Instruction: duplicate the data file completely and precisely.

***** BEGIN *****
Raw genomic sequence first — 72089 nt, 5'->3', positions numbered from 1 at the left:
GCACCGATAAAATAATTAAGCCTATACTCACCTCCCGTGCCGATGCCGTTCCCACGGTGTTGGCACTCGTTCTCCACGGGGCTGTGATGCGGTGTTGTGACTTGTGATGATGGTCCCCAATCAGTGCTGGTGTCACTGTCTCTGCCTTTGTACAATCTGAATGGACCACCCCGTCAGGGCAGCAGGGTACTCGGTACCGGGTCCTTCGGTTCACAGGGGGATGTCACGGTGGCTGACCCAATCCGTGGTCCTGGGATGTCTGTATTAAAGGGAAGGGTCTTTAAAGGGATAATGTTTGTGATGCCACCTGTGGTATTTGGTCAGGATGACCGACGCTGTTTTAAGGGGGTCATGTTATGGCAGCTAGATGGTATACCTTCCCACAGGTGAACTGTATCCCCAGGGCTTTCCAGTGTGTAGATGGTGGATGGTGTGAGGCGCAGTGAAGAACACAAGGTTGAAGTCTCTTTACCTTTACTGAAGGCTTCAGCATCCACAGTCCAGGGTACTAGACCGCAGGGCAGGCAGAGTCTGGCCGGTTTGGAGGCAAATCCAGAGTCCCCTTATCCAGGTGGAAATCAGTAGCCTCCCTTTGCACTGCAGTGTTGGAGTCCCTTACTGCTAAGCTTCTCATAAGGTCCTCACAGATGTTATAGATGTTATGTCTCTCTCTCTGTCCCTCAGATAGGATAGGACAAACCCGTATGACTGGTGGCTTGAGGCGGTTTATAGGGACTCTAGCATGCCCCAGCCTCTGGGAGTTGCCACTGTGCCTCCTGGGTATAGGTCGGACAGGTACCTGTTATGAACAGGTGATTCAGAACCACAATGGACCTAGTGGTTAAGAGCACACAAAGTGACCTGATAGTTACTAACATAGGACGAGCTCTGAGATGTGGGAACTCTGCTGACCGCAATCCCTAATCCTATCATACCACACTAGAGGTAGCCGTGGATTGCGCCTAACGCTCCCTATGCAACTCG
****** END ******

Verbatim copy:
Raw genomic sequence first — 72089 nt, 5'->3', positions numbered from 1 at the left:
GCACCGATAAAATAATTAAGCCTATACTCACCTCCCGTGCCGATGCCGTTCCCACGGTGTTGGCACTCGTTCTCCACGGGGCTGTGATGCGGTGTTGTGACTTGTGATGATGGTCCCCAATCAGTGCTGGTGTCACTGTCTCTGCCTTTGTACAATCTGAATGGACCACCCCGTCAGGGCAGCAGGGTACTCGGTACCGGGTCCTTCGGTTCACAGGGGGATGTCACGGTGGCTGACCCAATCCGTGGTCCTGGGATGTCTGTATTAAAGGGAAGGGTCTTTAAAGGGATAATGTTTGTGATGCCACCTGTGGTATTTGGTCAGGATGACCGACGCTGTTTTAAGGGGGTCATGTTATGGCAGCTAGATGGTATACCTTCCCACAGGTGAACTGTATCCCCAGGGCTTTCCAGTGTGTAGATGGTGGATGGTGTGAGGCGCAGTGAAGAACACAAGGTTGAAGTCTCTTTACCTTTACTGAAGGCTTCAGCATCCACAGTCCAGGGTACTAGACCGCAGGGCAGGCAGAGTCTGGCCGGTTTGGAGGCAAATCCAGAGTCCCCTTATCCAGGTGGAAATCAGTAGCCTCCCTTTGCACTGCAGTGTTGGAGTCCCTTACTGCTAAGCTTCTCATAAGGTCCTCACAGATGTTATAGATGTTATGTCTCTCTCTCTGTCCCTCAGATAGGATAGGACAAACCCGTATGACTGGTGGCTTGAGGCGGTTTATAGGGACTCTAGCATGCCCCAGCCTCTGGGAGTTGCCACTGTGCCTCCTGGGTATAGGTCGGACAGGTACCTGTTATGAACAGGTGATTCAGAACCACAATGGACCTAGTGGTTAAGAGCACACAAAGTGACCTGATAGTTACTAACATAGGACGAGCTCTGAGATGTGGGAACTCTGCTGACCGCAATCCCTAATCCTATCATACCACACTAGAGGTAGCCGTGGATTGCGCCTAACGCTCCCTATGCAACTCG